Multi track mind

Specialists reign supreme amongst professional skiers, it’s rare to find one athlete that excels against the watch, in front of a panel of big mountain judges and on the big screen. It’s rarer still to find a skier that has been doing it for a decade or more. In Mattias Hargin that’s exactly what you have, a competitive, multi-talented, big mountain slalom skier who happens to enjoy skiing everything and anything and always fueled by the pure enjoyment of being on snow.

An elite skier known as a fierce competitor on the world cup slalom circuit, also makes time to compete on the Freeride World Tour, which to some racers, focused purely on milliseconds, would be seen as a recipe to an unfocused disaster. Mattias, however, has always had a different perspective.

— I guess many skiers avoid freeskiing because of the risk of being injured, and that is understandable, but I think being scared of doing things you like isn’t the best way to approach things. Freeskiing, in one form or another, has always been a part of what I do, right back to the days when I was a little kid. Luckily for me, once I moved to Engelberg, which is recognized as a big mountain mecca in Switzerland, I got freeriding thrown in as part of the relocation process, as it’s easy to go out for a few laps here. I can’t say definitively that it helps me when I’m racing, but I’m sure that if you have the chance to master different kinds of skiing you’ll be a better, well… skier. And that includes being a better racer.

Coming from a family where both his elder sisters were in the national team, and who also went on to win the Freeride World Tour after their racing careers, skiing slalom and powder has always been a natural part of the everyday life in the mountains.

— As a child, I remember vividly that everything revolved around skiing. There was a lot of organized training, of course, but there was always a lot of playing around too, building small jumps, hitting the local park or skiing that secret track between the trees on the local hill. I believe it’s essential to see skiing as more than just gates and precision. Playing around and taking a new look at things is crucial for kids, for pretty obvious reasons, but I think it’s as good a thing for grown-up kids like me too.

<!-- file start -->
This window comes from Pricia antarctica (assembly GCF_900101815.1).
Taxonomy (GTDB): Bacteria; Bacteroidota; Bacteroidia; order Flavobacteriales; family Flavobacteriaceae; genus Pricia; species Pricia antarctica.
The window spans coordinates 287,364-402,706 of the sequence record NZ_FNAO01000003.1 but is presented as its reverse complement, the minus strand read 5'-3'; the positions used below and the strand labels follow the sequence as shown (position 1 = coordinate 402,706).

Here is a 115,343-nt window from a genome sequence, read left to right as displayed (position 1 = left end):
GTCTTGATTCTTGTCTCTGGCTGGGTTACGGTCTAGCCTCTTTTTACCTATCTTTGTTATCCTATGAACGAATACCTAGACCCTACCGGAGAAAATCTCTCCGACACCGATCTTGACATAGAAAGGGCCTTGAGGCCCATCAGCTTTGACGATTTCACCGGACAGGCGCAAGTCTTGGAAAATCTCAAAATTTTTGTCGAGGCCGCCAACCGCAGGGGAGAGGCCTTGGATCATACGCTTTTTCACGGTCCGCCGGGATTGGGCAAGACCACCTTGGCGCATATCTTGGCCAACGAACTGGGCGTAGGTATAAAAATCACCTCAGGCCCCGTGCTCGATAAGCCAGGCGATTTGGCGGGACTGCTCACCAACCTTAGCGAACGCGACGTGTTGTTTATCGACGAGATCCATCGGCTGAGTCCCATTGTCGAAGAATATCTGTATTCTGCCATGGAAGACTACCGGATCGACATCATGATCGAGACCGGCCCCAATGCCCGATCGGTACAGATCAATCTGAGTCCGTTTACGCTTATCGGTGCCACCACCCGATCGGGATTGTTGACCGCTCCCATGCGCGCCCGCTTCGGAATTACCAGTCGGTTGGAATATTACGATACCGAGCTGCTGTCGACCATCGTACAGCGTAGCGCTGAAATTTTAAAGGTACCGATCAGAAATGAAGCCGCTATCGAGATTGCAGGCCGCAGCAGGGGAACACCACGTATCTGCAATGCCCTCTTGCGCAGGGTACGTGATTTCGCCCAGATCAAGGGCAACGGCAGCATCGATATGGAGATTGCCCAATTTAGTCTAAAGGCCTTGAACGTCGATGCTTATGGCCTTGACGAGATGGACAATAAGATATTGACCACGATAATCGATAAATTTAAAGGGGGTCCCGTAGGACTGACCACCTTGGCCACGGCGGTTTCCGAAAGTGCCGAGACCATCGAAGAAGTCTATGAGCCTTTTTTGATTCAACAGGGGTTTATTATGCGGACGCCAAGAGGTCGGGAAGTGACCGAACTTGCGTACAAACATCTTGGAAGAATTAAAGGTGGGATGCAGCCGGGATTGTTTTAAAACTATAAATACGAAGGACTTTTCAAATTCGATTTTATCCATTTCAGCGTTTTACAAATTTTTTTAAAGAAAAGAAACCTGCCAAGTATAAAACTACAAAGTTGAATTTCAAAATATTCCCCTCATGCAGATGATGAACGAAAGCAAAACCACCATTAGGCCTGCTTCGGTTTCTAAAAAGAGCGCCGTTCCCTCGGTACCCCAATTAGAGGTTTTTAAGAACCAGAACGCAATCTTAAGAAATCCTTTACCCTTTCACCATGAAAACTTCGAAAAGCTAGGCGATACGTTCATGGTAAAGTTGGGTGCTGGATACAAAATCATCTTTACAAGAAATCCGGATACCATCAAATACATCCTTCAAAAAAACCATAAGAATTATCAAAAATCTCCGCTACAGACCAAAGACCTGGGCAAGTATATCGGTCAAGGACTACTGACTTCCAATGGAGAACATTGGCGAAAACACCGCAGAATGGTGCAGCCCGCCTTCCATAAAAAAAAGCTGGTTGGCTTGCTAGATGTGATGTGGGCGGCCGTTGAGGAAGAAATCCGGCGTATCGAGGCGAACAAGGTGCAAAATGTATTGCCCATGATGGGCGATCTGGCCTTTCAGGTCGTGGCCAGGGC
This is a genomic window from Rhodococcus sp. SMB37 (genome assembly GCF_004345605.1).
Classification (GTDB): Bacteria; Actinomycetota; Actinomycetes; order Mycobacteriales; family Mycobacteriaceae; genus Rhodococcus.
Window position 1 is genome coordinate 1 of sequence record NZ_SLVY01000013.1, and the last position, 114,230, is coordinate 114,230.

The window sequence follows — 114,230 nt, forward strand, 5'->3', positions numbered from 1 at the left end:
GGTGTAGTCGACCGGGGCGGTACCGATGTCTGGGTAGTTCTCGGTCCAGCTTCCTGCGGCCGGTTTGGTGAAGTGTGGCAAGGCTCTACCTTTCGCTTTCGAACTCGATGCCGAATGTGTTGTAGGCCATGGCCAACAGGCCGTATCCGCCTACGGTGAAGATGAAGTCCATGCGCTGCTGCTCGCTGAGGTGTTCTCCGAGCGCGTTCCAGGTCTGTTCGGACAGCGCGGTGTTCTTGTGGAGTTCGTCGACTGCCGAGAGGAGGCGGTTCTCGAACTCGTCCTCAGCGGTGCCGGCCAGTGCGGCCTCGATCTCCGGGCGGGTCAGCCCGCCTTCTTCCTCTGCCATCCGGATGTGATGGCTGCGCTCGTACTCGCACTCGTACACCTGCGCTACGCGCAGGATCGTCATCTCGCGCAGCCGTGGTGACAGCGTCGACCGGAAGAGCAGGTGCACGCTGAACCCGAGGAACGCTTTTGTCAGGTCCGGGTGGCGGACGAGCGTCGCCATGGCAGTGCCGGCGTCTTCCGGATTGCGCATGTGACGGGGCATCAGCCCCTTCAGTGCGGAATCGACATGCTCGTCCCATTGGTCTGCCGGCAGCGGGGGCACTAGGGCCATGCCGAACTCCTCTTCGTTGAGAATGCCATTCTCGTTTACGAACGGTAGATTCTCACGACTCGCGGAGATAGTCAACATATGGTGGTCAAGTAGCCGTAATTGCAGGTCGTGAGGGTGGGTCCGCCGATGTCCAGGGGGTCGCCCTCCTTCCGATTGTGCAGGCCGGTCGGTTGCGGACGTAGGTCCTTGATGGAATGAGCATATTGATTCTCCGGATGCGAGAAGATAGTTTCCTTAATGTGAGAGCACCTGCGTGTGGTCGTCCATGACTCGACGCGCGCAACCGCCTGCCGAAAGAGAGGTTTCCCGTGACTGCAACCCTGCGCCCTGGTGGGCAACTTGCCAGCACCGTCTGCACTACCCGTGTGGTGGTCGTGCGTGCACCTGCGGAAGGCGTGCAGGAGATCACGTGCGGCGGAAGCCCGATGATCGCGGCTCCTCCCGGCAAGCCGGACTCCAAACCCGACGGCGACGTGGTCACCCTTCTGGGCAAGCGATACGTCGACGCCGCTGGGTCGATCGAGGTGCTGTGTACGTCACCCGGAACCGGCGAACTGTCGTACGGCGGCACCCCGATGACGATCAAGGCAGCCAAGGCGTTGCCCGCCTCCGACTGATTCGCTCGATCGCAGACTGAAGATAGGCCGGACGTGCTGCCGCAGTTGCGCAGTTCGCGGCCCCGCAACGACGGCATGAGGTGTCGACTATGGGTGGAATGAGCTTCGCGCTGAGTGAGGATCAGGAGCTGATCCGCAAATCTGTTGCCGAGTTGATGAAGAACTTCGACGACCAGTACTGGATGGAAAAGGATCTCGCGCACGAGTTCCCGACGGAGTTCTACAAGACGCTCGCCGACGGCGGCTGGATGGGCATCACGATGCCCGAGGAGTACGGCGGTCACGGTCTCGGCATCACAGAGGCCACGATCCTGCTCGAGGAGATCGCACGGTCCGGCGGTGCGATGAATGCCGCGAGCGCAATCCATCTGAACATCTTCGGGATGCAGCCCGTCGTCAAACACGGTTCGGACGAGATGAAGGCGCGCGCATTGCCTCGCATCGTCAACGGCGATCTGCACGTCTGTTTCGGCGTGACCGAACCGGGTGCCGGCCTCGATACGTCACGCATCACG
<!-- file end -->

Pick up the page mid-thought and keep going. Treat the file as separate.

Relaxed and “fun” skiing in-between training and competitions is one thing, but at the World Cup, all the athletes are there as they enjoy and excel in the competitive skiing environment. Mattias is no exception, well known for his winning instincts, his passion has often spilled out at the end of the run, where a broken pole would be the indicator of his competitive instinct and frustration. But with experience, maybe even age, fewer poles are being broken.

— I believe that the will to win will never go away. If you’re born with that drive to compete, and like to compete, it will last forever, whatever you choose to do. What I’ve noticed though, is that with experience I am now able to select when to go ‘all in’ that much better. I can control things, get a little less fired up playing soccer with friends, for example. But when it’s race day, it’s race day. Then the feelings are all the same, just managed. That will to perform, to win, which has always drawn me in, never goes away.

The focus on time and training could drive a slalom skier to a one-track mind; eat, sleep and drink nothing but racing, dreaming of gates and hearing the start beeps as the alarm rings. At the other end of the spectrum, the freeriders hang out, no less focused or professional, contemplating the big mountain lines and cliffs as one gigantic playground. Both need to be taken seriously so how does the competitive mind relax when skiing?

— Just being outside gives me a lot. I’m the first to admit that I’m not a ski touring demon, but I really enjoy getting that little bit further out into the mountains. To mix things up, even more, I sometimes get out and work with photographers. It is an area of skiing I really appreciate. I like taking photos myself, so it’s really cool to see how the best ski photographers work. It’s great to see the results of a process of discussion, light or movement, even though I often feel that the skiing element is the easy part of it.

Mattias is pretty good at that easy part though. So much so that he ended up with a cover on Powder magazine, with a shot from the acclaimed photographer, and Engelberg neighbor, Oskar Enander. Not bad for some relaxing between competitions.